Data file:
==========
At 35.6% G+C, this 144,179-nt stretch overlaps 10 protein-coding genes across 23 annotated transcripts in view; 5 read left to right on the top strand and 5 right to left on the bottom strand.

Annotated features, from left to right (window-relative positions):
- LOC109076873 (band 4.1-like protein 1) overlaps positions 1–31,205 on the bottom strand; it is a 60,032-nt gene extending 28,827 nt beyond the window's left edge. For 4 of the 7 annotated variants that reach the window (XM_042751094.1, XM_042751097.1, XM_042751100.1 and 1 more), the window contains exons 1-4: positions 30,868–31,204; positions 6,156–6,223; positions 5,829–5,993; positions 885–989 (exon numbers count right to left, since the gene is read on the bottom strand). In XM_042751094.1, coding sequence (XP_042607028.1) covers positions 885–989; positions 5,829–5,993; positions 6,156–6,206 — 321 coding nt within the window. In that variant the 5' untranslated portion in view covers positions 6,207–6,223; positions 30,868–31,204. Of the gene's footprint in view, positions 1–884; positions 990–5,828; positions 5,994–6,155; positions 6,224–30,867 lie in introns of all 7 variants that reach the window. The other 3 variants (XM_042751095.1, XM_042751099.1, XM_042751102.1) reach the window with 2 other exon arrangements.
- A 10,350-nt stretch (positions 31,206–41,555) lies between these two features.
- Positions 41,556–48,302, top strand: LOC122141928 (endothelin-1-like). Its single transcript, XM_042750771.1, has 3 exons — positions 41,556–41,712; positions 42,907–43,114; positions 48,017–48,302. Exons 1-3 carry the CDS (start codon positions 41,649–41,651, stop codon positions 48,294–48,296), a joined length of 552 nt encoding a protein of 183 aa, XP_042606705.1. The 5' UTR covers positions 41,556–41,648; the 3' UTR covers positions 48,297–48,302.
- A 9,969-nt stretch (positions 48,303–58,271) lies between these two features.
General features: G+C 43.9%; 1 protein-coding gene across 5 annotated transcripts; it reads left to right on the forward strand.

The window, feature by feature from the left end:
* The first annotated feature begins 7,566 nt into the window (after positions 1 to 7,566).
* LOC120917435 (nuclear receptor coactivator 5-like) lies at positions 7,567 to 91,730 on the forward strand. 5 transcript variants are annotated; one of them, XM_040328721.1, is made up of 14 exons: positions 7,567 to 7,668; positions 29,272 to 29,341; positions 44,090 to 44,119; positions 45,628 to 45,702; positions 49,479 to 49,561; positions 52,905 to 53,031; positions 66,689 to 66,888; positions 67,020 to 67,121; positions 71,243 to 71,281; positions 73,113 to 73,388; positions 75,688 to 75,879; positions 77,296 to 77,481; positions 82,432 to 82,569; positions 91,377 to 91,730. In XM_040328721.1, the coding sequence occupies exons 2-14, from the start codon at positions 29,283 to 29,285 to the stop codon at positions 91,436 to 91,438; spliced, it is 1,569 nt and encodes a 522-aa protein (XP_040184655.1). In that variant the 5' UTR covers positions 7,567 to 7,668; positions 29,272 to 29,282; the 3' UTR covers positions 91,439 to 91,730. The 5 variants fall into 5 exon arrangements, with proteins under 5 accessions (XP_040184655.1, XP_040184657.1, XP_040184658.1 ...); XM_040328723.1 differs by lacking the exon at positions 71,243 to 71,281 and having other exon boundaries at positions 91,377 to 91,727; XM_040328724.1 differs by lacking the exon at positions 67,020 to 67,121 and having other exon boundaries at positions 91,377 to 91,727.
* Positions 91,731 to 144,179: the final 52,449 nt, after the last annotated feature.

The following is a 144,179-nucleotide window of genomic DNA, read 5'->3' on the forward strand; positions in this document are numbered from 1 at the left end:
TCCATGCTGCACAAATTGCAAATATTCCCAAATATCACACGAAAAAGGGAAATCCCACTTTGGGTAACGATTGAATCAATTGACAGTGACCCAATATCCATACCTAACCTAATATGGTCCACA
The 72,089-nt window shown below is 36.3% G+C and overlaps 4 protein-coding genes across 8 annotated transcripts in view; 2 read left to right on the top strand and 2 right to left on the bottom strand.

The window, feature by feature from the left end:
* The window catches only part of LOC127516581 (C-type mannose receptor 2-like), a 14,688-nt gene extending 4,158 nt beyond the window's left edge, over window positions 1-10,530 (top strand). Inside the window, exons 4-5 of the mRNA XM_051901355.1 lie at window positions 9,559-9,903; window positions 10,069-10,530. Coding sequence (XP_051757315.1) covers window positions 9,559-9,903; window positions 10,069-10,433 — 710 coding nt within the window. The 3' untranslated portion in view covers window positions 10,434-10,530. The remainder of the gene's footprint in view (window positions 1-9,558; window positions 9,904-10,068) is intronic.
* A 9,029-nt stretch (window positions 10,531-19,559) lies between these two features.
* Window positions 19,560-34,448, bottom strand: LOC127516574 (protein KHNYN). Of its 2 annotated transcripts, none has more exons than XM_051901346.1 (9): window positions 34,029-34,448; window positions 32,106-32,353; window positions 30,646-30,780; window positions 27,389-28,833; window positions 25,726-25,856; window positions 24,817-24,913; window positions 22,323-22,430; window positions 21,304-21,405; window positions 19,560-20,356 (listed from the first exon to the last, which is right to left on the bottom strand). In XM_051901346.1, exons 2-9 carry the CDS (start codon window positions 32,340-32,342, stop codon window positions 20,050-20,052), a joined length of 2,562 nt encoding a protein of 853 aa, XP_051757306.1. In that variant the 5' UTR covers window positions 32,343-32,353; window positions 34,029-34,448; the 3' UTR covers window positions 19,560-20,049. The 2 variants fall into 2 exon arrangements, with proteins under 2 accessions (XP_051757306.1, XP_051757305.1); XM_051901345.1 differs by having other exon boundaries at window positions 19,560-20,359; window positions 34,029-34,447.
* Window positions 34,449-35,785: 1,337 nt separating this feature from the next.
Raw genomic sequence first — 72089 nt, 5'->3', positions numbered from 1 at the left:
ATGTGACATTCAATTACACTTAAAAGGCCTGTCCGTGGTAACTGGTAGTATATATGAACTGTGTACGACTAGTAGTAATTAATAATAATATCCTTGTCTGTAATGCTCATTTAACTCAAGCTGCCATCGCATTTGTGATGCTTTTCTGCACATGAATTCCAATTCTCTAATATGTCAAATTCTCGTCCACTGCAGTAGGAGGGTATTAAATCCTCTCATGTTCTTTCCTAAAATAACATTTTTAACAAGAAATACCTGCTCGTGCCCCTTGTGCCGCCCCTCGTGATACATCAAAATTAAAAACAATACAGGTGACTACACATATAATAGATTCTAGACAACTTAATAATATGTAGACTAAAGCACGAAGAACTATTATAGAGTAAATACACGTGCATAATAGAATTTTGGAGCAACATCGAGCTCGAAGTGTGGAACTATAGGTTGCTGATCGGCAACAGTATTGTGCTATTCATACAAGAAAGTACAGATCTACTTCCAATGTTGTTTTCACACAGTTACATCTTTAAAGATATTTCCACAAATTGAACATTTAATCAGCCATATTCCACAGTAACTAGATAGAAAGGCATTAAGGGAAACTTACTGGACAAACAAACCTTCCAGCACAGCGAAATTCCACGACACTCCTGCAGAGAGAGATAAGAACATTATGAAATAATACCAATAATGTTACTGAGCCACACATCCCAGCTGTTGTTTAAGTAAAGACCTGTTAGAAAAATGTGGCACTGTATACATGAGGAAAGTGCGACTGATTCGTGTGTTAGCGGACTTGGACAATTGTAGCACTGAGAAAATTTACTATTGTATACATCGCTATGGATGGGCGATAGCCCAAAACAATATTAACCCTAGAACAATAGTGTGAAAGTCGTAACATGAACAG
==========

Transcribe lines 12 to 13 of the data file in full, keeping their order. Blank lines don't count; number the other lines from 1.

The following is a 144,179-nucleotide window of genomic DNA, read 5'->3' on the forward strand; positions in this document are numbered from 1 at the left end:
TCCATGCTGCACAAATTGCAAATATTCCCAAATATCACACGAAAAAGGGAAATCCCACTTTGGGTAACGATTGAATCAATTGACAGTGACCCAATATCCATACCTAACCTAATATGGTCCACA